As meteorologist Shannon Hefferan tracked the progress of Hurricane Florence late last week on a computer screens inside the National Weather Service office in Moon, James Bargerstock recalled the havoc hurricanes can unleash more than 350 miles from the nearest coast.
Bargerstock can’t forget the day in 2004 when remnants of Hurricane Ivan dumped nearly 6 inches of rain on Southwestern Pennsylvania. The storm turned placid Bull Creek into a raging torrent that quickly surrounded his Tarentum home, turning his 14-foot-high deck into a dock for volunteer firefighters manning boats that ferried his family to safety.
“That was a bad memory,” said the 56-year-old father of two. “For a long time after that, you’d wake up in the middle of the night sweating.”
The Bargerstocks have relocated to higher ground in nearby Harrison. They were among hundreds of families across the region displaced by flood waters that killed one man and caused nearly $300 million in damages as water swept through low-lying areas after a record 5.87 inches of rain fell at Pittsburgh International Airport on Sept. 17, 2004.
Storms that spawn multiple inches of rain across the region — such as the dregs of Tropical Storm Gordon did this month— are less deadly today thanks in part to lessons taken away from past storms and floods.
Remnants of Gordon dropped more than 8 inches of rain on parts of Westmoreland County, but no lives were lost.
A single flood-control dam on the Conemaugh River — one of a series built in the aftermath of the disastrous St. Patrick’s Day Flood of 1936 — held back enough water from last week’s downpour to cover Pittsburgh five feet deep, officials with the U.S. Army Corps of Engineers said . Another of those dams — on the Youghiogheny River— reduced the severity of flooding in Sutersville, sparing homeowners there an additional 2 feet of flood water when the river spiked at a 20-year high, they said.
Like the deadly 1936 flood, floods that swamped the region in the wake of Hurricane Ivan triggered a series of projects designed to mitigate the impact of wild weather. In the 14 years since Ivan, creeks were dredged, stream walls shored up, bridges replaced, levees built, some streams rerouted, wetlands built, catch basins installed and, in some instances, homes in flood plains were demolished.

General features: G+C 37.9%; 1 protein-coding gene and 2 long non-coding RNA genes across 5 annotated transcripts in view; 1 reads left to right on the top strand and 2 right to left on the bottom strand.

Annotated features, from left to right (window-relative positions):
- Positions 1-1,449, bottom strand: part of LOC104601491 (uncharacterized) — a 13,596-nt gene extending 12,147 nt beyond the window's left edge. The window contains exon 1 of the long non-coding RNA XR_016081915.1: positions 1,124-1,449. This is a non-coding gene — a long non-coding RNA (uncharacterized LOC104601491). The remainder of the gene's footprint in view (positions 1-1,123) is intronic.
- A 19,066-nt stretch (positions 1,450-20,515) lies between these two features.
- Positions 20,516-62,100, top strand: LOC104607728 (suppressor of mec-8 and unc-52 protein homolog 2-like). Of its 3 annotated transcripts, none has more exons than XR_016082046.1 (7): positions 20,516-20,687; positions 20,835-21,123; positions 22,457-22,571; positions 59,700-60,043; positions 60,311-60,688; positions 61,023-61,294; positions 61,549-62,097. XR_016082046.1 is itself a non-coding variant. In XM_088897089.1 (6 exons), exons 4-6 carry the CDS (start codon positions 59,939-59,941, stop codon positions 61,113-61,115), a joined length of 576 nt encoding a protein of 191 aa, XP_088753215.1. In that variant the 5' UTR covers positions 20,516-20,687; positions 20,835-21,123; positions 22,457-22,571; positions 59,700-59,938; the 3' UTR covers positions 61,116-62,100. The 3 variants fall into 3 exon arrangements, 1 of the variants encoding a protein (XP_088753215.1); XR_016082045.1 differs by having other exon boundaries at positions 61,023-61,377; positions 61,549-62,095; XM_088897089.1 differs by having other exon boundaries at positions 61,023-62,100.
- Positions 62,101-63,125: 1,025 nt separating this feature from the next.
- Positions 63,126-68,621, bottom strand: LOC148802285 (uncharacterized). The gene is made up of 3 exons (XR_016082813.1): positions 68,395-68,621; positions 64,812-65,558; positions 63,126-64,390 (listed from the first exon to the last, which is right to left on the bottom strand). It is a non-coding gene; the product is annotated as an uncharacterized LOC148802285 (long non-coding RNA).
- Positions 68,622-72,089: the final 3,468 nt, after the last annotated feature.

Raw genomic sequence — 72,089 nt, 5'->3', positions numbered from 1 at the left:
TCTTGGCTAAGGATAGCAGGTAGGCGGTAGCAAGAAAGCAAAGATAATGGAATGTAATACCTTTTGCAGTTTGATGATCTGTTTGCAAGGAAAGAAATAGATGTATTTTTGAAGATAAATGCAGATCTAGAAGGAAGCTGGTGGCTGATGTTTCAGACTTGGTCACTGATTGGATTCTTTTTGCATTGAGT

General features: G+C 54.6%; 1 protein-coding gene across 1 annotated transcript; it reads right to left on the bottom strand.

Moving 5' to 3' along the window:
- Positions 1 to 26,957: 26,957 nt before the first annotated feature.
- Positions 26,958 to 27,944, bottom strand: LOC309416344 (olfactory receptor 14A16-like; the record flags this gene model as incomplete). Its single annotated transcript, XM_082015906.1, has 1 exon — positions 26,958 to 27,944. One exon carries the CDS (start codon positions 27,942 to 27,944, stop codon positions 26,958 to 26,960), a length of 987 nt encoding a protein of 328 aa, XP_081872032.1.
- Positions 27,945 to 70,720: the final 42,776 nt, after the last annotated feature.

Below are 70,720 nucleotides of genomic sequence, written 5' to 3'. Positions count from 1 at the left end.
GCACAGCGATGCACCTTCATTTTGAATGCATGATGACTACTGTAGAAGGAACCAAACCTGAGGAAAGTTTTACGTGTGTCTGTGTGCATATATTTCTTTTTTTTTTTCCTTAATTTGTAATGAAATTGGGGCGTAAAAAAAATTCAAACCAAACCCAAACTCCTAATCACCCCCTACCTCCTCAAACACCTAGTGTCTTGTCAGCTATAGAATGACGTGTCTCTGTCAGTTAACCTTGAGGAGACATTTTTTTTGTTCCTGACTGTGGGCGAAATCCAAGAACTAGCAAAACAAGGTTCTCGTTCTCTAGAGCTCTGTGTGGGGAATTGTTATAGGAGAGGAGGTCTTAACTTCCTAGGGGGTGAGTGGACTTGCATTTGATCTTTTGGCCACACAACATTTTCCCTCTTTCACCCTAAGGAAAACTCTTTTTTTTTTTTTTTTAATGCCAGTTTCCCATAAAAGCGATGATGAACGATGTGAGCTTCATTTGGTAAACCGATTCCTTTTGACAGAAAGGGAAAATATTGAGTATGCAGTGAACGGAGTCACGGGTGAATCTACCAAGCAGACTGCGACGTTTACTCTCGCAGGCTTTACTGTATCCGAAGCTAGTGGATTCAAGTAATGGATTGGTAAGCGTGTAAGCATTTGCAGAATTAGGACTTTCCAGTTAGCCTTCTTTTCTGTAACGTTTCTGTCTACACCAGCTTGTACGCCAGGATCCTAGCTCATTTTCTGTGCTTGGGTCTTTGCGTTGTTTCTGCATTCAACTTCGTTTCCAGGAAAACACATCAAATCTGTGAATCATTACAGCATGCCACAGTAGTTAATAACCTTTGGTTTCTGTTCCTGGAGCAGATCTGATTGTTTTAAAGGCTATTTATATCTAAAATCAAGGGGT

Communities that saw an investment of millions of dollars in new flood-control projects in the aftermath of Ivan — some of which had been proposed decades earlier — included Export, Lower Burrell, Jeannette, Tarentum, McKeesport, Shaler, Millvale, Carnegie, Etna and Oakdale.
Back in the Alle-Kiski Valley, Bargerstock saw it as too little, too late when officials finally dredged Bull Creek and removed trees after the flood.
“I don’t think they did enough,” he said.
Although the improvements have had an impact, Allegheny County Emergency Services Chief Matt Brown said flood-prone areas continue to be at risk thanks to the region’s steep topography and challenges from construction and development that can change the flow of water and run-off.
“It’s culmination of all those things,” Brown said.
When Ivan hit, officials were already building on the lessons of Hurricane Agnes, a monster storm that stalled over Pennsylvania in June 1972. It dumped more than 8 inches of rain on the Pittsburgh region, swelling the Allegheny, Monongahela and Ohio rivers more than 10 feet above flood stages.
Residents of New Kensington and Monessen evacuated as rivers overflowed on June 25, according to newspaper archives.
Central Pennsylvania saw extensive damage, with the governor’s mansion swamped by rising water from the Susquehanna. Farther to the northeast, nearly 20 inches of rain dumped on some towns and a levee failed in Wilkes-Barre.
Across Pennsylvania, 50 people died in the storm, including a Ligonier Township supervisor who had a heart attack while clearing a water line.
Statewide, Agnes left 220,000 people homeless and more than $3 billion in damages.
And it left communities preparing for the next storm.
In south central Westmoreland County, Agnes was the impetus for projects built over the next 20 years — the Bridgeport Dam along Jacobs Creek and the Scottdale Channel, both completed in the early 1990s, as well as a series of rain gardens and wetlands that benefited the Mt. Pleasant and Scottdale areas.
“There were a lot of improvements on that stream,” said Jerry Lucia, Mount Pleasant’s longtime mayor and fire chief. “I remember when it used to flood the whole way down to Everson and Scottdale.”
National Weather Service records suggest the region has held up fairly well despite being battered by the remnants of 43 hurricanes and 16 tropical storm systems over the last 142 years.
As meteorologists in Moon scoured computer data and launched weather balloons Thursday to check for hints of change in the upper atmosphere, Hefferan was optimistic that the region would easily ride out the impact of Florence’s remnants, which are expected to dump up to 2 inches of rain on the region.
“We should be able to take it,” she said.
Staff writer Bob Bauder contributed to this report. Deb Erdley is a Tribune-Review staff writer. You can contact Deb at 412-320-7996, email@example.com or via Twitter @deberdley_trib.